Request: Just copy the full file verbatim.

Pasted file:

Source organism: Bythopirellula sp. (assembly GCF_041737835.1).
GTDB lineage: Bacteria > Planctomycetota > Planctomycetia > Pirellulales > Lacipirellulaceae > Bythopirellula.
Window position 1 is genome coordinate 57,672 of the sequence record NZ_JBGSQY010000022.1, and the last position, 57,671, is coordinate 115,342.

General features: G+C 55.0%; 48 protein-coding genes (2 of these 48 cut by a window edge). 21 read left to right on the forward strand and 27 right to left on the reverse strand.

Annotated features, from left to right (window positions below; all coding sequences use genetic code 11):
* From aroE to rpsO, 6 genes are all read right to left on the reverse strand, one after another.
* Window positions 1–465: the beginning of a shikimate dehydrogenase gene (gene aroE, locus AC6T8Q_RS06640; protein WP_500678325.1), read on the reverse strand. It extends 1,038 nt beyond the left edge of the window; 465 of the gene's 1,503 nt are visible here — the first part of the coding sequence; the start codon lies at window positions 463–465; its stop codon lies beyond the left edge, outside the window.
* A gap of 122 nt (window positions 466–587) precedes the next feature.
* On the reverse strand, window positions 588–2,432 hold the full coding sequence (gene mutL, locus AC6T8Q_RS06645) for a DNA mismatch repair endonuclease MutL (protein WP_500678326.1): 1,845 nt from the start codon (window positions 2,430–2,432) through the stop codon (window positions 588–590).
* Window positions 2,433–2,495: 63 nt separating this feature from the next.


Source organism: Bythopirellula sp. (assembly GCF_041737835.1).
GTDB lineage: Bacteria > Planctomycetota > Planctomycetia > Pirellulales > Lacipirellulaceae > Bythopirellula.
Window position 1 is genome coordinate 57,672 of the sequence record NZ_JBGSQY010000022.1, and the last position, 57,671, is coordinate 115,342.

General features: G+C 55.0%; 48 protein-coding genes (2 of these 48 cut by a window edge). 21 read left to right on the forward strand and 27 right to left on the reverse strand.

Annotated features, from left to right (window positions below; all coding sequences use genetic code 11):
* From aroE to rpsO, 6 genes are all read right to left on the reverse strand, one after another.
* Window positions 1–465: the beginning of a shikimate dehydrogenase gene (gene aroE, locus AC6T8Q_RS06640; protein WP_500678325.1), read on the reverse strand. It extends 1,038 nt beyond the left edge of the window; 465 of the gene's 1,503 nt are visible here — the first part of the coding sequence; the start codon lies at window positions 463–465; its stop codon lies beyond the left edge, outside the window.
* A gap of 122 nt (window positions 466–587) precedes the next feature.
* On the reverse strand, window positions 588–2,432 hold the full coding sequence (gene mutL, locus AC6T8Q_RS06645) for a DNA mismatch repair endonuclease MutL (protein WP_500678326.1): 1,845 nt from the start codon (window positions 2,430–2,432) through the stop codon (window positions 588–590).
* Window positions 2,433–2,495: 63 nt separating this feature from the next.